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that seniors know that republicans understand their concerns. democrats wish that they could have this kind of organization. martha: we have a graphic that shows some of his points. that raises some interesting points here. maybe after his vacation, the president comes back, and everyone sits down, republicans, democrats, and what people will like about this is it is five points on a piece of paper. if they can get something along these lines, they will know what they are dealing with. >> i could not agree more. when i worked with bill clinton in the white house, we did exactly that on balancing the budget. you know who got credit? now newt gingrich, but bill clinton. if we can be constructive about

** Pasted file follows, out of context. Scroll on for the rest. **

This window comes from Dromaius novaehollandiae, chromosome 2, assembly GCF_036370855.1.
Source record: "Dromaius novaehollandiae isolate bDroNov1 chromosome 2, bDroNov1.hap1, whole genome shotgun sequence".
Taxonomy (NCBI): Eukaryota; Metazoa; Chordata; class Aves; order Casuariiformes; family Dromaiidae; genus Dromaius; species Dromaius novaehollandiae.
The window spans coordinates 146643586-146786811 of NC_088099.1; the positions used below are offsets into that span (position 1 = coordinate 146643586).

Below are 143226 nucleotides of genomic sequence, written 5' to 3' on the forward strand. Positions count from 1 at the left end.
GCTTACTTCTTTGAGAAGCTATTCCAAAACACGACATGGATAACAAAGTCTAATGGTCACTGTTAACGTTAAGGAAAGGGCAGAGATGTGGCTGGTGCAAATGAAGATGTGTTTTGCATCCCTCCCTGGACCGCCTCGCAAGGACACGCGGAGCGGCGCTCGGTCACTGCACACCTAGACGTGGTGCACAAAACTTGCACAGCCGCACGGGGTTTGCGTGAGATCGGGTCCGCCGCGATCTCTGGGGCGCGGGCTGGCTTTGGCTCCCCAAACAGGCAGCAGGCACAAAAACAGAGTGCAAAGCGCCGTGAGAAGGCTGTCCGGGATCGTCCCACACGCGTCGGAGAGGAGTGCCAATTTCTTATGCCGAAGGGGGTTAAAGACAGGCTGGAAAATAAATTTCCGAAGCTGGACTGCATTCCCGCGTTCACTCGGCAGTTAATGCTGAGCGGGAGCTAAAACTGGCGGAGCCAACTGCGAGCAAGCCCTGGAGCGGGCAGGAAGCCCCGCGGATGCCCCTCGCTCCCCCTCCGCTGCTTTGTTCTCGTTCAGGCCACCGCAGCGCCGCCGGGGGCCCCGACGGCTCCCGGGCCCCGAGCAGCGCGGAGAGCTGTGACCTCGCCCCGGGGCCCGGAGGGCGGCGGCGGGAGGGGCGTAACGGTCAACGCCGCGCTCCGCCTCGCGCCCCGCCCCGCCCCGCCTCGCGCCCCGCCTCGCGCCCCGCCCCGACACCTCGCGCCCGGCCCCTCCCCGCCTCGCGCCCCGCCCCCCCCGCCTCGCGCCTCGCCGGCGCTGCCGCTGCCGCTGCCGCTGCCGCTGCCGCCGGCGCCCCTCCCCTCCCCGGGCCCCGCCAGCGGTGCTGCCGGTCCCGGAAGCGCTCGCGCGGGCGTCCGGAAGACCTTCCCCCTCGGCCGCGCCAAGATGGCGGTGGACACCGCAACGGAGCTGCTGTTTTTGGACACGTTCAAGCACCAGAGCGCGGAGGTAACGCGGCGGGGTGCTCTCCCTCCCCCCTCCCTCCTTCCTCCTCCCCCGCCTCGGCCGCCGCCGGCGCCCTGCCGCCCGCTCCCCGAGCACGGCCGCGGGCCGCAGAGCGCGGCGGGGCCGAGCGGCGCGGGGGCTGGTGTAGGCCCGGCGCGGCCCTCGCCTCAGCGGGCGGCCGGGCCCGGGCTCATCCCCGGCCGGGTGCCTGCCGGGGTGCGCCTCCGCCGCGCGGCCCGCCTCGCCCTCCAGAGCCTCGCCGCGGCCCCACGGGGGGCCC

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what the republicans say, we might do better. if republicans did the same with the democrats, we might have been better -- martha: i wonder if this is an opportunity for the president to ride in on what course and say, this is what we are going to do. here is my plan and when i will do to make this happen. >> if the president gets a deal, the protests go away and brad an i our friends -- and i are friends again. >> what he did is he ceded his power to congress. the need to take back control of what he talked about in the campaign -- he needs to take back control of what he talked about in the campaign. martha: i can attest that a vacation can be quite rejuvenating. thank you.